Draft Taxation Determination
Income tax: if an employee incurs legal expenses recovering wages paid by a dishonoured cheque, are these legal expenses an allowable deduction under subsection 51(1)?
Please note that the PDF version is the authorised version of this draft ruling.This document has been finalised by TD 93/29.
FOI status:draft only - for comment
|Draft Taxation Determinations (TDs) represent the preliminary, though considered, views of the ATO. Draft TDs may not be relied on; only final TDs are authoritative statements of the ATO.|
1. Yes, providing that the legal action relates solely to the recovery of assessable income, for example wages. This is because legal expenses take the quality of an outgoing of a capital or revenue nature from the cause or purpose of incurring the expenditure (Hallstroms Pty Ltd v FCT (1946) 72 CLR 634).
2. Salary or wage income is only assessable when it has been derived, and salary or wages are only derived when paid. In Tilley v Official Receiver in Bankrupcy  103 CLR 529 at 535 Kitto J, in an observation on payment by cheque, stated that ' There can be no doubt that the acceptance of a payment by cheque implies, if there be nothing to the contrary, an agreement that it shall be considered as payment, subject to the condition subsequent that if the cheque be dishonoured it shall no longer be so considered.' In Mackenzie v Rees  65 CLR 1 at 15, Dixon J expressed a similar view.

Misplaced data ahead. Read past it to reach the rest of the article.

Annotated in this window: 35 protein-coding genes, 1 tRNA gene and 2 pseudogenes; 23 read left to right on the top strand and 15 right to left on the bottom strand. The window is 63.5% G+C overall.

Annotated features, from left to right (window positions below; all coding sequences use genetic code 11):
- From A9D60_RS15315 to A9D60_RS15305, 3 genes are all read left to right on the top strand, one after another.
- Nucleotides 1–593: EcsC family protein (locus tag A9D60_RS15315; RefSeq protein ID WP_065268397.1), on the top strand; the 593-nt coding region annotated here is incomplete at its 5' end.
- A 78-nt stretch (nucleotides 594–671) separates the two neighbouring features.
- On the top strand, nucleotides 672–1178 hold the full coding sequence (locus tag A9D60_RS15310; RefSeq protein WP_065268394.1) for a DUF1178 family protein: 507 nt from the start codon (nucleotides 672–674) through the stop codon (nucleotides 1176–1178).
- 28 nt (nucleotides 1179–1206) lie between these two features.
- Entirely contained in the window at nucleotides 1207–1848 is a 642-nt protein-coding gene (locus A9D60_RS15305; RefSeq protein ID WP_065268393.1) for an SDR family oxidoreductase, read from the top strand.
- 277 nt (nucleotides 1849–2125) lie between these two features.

3. Accordingly, where salary or wages are paid by dishonoured cheques, there is no payment of salary or wages and hence no derivation of income. It follows that if legal expenses are incurred in pursuing payment of those salary or wages, they are incurred before the income is derived, and are expenses incurred in the process of deriving that income. Consequently, they are deductible under section 51 of the Income Tax Assessment Act 1936.
Solicitor's fees in pursuing the debt in court; Court costs; Costs associated with serving a legal process.
5. However, if the legal action goes beyond a claim for a revenue item such as wages, and constitutes an action for breach of the contract of employment, the legal costs would not be deductible because they are capital in nature. For example, legal expense relating to an action for damages for wrongful dismissal are not deductible.
Commissioner of Taxation
NO New TD24
Tilley v Official Receiver in Bankrupcy
 103 CLR 529
Mackenzie v Rees
 65 CLR 1
Hallstroms Pty Ltd v FCT
(1946) 72 CLR 634